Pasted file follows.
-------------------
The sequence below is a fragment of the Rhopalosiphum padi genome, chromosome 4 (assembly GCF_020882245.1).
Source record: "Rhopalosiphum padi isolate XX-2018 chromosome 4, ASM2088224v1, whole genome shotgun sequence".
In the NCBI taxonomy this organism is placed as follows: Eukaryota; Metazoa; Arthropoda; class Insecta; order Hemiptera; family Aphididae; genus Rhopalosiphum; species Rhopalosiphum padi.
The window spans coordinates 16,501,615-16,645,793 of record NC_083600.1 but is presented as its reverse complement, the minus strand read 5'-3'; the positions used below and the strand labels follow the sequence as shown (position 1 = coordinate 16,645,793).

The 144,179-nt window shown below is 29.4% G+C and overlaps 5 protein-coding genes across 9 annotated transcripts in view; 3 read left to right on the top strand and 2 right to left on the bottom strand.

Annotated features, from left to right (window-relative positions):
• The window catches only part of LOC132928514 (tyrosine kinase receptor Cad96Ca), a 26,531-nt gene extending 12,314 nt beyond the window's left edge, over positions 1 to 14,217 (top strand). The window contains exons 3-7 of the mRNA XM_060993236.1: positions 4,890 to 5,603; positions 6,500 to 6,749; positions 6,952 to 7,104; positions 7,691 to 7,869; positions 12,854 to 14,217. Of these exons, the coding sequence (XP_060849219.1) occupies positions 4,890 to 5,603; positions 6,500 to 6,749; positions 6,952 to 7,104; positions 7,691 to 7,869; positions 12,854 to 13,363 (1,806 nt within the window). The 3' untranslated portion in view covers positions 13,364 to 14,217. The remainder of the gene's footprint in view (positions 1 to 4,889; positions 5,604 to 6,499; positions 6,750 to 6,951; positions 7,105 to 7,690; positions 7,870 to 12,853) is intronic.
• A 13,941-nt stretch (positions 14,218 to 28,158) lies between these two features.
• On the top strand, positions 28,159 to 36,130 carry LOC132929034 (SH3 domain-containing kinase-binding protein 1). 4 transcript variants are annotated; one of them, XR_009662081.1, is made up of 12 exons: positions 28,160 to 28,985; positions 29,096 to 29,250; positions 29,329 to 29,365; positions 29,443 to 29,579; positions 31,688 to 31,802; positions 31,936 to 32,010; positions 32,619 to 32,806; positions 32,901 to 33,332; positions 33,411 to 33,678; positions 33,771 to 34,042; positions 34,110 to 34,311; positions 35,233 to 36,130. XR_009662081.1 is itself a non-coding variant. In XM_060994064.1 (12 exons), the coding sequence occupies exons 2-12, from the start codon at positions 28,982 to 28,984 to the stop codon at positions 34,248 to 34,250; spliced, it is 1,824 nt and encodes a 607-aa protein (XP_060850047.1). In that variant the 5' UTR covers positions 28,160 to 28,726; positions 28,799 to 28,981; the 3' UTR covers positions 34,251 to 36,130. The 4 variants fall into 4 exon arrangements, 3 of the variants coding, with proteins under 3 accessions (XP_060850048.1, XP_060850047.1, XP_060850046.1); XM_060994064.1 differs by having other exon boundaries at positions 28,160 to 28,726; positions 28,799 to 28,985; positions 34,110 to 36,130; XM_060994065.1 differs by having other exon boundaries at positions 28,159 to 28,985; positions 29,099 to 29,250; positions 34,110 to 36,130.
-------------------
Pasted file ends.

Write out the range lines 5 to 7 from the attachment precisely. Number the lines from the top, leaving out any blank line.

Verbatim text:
The 144,179-nt window shown below is 29.4% G+C and overlaps 5 protein-coding genes across 9 annotated transcripts in view; 3 read left to right on the top strand and 2 right to left on the bottom strand.

Annotated features, from left to right (window-relative positions):
• The window catches only part of LOC132928514 (tyrosine kinase receptor Cad96Ca), a 26,531-nt gene extending 12,314 nt beyond the window's left edge, over positions 1 to 14,217 (top strand). The window contains exons 3-7 of the mRNA XM_060993236.1: positions 4,890 to 5,603; positions 6,500 to 6,749; positions 6,952 to 7,104; positions 7,691 to 7,869; positions 12,854 to 14,217. Of these exons, the coding sequence (XP_060849219.1) occupies positions 4,890 to 5,603; positions 6,500 to 6,749; positions 6,952 to 7,104; positions 7,691 to 7,869; positions 12,854 to 13,363 (1,806 nt within the window). The 3' untranslated portion in view covers positions 13,364 to 14,217. The remainder of the gene's footprint in view (positions 1 to 4,889; positions 5,604 to 6,499; positions 6,750 to 6,951; positions 7,105 to 7,690; positions 7,870 to 12,853) is intronic.